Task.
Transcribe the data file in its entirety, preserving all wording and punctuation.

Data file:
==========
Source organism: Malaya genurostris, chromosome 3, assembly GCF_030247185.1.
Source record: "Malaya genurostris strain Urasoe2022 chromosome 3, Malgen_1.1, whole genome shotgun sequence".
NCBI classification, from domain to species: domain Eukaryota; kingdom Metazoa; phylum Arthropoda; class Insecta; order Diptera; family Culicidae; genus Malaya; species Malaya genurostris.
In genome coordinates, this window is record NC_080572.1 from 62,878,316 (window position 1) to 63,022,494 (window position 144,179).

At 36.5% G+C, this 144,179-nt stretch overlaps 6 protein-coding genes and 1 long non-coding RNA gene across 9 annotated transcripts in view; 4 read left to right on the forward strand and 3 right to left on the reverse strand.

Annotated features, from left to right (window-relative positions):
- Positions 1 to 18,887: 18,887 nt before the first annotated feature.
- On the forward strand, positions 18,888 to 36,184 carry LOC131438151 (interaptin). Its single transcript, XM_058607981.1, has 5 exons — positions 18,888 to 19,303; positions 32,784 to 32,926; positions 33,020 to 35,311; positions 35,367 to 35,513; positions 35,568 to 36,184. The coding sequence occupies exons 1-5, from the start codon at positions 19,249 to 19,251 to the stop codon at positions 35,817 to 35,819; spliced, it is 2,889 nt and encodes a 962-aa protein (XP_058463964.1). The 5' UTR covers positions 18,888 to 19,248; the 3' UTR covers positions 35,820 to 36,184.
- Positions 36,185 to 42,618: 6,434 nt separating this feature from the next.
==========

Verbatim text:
Source organism: Malaya genurostris, chromosome 3, assembly GCF_030247185.1.
Source record: "Malaya genurostris strain Urasoe2022 chromosome 3, Malgen_1.1, whole genome shotgun sequence".
NCBI classification, from domain to species: domain Eukaryota; kingdom Metazoa; phylum Arthropoda; class Insecta; order Diptera; family Culicidae; genus Malaya; species Malaya genurostris.
In genome coordinates, this window is record NC_080572.1 from 62,878,316 (window position 1) to 63,022,494 (window position 144,179).

At 36.5% G+C, this 144,179-nt stretch overlaps 6 protein-coding genes and 1 long non-coding RNA gene across 9 annotated transcripts in view; 4 read left to right on the forward strand and 3 right to left on the reverse strand.

Annotated features, from left to right (window-relative positions):
- Positions 1 to 18,887: 18,887 nt before the first annotated feature.
- On the forward strand, positions 18,888 to 36,184 carry LOC131438151 (interaptin). Its single transcript, XM_058607981.1, has 5 exons — positions 18,888 to 19,303; positions 32,784 to 32,926; positions 33,020 to 35,311; positions 35,367 to 35,513; positions 35,568 to 36,184. The coding sequence occupies exons 1-5, from the start codon at positions 19,249 to 19,251 to the stop codon at positions 35,817 to 35,819; spliced, it is 2,889 nt and encodes a 962-aa protein (XP_058463964.1). The 5' UTR covers positions 18,888 to 19,248; the 3' UTR covers positions 35,820 to 36,184.
- Positions 36,185 to 42,618: 6,434 nt separating this feature from the next.